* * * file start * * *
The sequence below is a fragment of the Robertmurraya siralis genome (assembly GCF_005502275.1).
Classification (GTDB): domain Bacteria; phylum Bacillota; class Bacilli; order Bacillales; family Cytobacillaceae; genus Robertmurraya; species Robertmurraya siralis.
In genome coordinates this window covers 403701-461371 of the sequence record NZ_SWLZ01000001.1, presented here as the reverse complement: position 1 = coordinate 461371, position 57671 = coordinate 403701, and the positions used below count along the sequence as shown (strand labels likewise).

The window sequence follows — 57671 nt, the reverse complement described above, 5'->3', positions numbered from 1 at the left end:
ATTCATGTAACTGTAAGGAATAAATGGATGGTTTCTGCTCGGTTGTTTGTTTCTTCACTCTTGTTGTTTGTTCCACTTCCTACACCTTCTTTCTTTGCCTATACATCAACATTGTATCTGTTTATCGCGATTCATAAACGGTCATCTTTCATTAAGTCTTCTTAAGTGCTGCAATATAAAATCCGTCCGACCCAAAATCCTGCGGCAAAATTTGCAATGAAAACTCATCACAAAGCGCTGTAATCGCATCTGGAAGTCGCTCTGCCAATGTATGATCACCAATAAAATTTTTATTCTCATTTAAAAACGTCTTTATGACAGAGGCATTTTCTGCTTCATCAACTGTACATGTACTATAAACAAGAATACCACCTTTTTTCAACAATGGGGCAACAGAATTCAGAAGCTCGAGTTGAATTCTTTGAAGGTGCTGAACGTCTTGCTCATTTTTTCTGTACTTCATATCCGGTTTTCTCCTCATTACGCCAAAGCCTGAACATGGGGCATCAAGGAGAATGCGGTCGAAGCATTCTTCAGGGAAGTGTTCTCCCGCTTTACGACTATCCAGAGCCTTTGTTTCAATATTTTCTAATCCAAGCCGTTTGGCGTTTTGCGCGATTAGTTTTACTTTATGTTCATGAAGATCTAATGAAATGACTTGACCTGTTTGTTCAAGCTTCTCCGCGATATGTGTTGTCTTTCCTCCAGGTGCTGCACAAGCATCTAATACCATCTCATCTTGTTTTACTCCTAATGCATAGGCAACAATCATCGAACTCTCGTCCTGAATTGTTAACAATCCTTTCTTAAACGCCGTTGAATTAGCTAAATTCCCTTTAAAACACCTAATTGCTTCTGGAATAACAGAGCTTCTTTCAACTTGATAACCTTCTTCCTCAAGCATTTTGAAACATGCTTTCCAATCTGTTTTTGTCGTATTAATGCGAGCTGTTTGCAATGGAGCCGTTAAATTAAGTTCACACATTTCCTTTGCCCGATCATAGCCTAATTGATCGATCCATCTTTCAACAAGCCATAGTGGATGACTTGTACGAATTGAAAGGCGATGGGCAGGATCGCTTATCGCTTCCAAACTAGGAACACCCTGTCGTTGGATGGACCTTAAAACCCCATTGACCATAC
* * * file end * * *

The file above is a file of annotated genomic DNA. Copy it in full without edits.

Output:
The sequence below is a fragment of the Robertmurraya siralis genome (assembly GCF_005502275.1).
Classification (GTDB): domain Bacteria; phylum Bacillota; class Bacilli; order Bacillales; family Cytobacillaceae; genus Robertmurraya; species Robertmurraya siralis.
In genome coordinates this window covers 403701-461371 of the sequence record NZ_SWLZ01000001.1, presented here as the reverse complement: position 1 = coordinate 461371, position 57671 = coordinate 403701, and the positions used below count along the sequence as shown (strand labels likewise).

The window sequence follows — 57671 nt, the reverse complement described above, 5'->3', positions numbered from 1 at the left end:
ATTCATGTAACTGTAAGGAATAAATGGATGGTTTCTGCTCGGTTGTTTGTTTCTTCACTCTTGTTGTTTGTTCCACTTCCTACACCTTCTTTCTTTGCCTATACATCAACATTGTATCTGTTTATCGCGATTCATAAACGGTCATCTTTCATTAAGTCTTCTTAAGTGCTGCAATATAAAATCCGTCCGACCCAAAATCCTGCGGCAAAATTTGCAATGAAAACTCATCACAAAGCGCTGTAATCGCATCTGGAAGTCGCTCTGCCAATGTATGATCACCAATAAAATTTTTATTCTCATTTAAAAACGTCTTTATGACAGAGGCATTTTCTGCTTCATCAACTGTACATGTACTATAAACAAGAATACCACCTTTTTTCAACAATGGGGCAACAGAATTCAGAAGCTCGAGTTGAATTCTTTGAAGGTGCTGAACGTCTTGCTCATTTTTTCTGTACTTCATATCCGGTTTTCTCCTCATTACGCCAAAGCCTGAACATGGGGCATCAAGGAGAATGCGGTCGAAGCATTCTTCAGGGAAGTGTTCTCCCGCTTTACGACTATCCAGAGCCTTTGTTTCAATATTTTCTAATCCAAGCCGTTTGGCGTTTTGCGCGATTAGTTTTACTTTATGTTCATGAAGATCTAATGAAATGACTTGACCTGTTTGTTCAAGCTTCTCCGCGATATGTGTTGTCTTTCCTCCAGGTGCTGCACAAGCATCTAATACCATCTCATCTTGTTTTACTCCTAATGCATAGGCAACAATCATCGAACTCTCGTCCTGAATTGTTAACAATCCTTTCTTAAACGCCGTTGAATTAGCTAAATTCCCTTTAAAACACCTAATTGCTTCTGGAATAACAGAGCTTCTTTCAACTTGATAACCTTCTTCCTCAAGCATTTTGAAACATGCTTTCCAATCTGTTTTTGTCGTATTAATGCGAGCTGTTTGCAATGGAGCCGTTAAATTAAGTTCACACATTTCCTTTGCCCGATCATAGCCTAATTGATCGATCCATCTTTCAACAAGCCATAGTGGATGACTTGTACGAATTGAAAGGCGATGGGCAGGATCGCTTATCGCTTCCAAACTAGGAACACCCTGTCGTTGGATGGACCTTAAAACCCCATTGACCATAC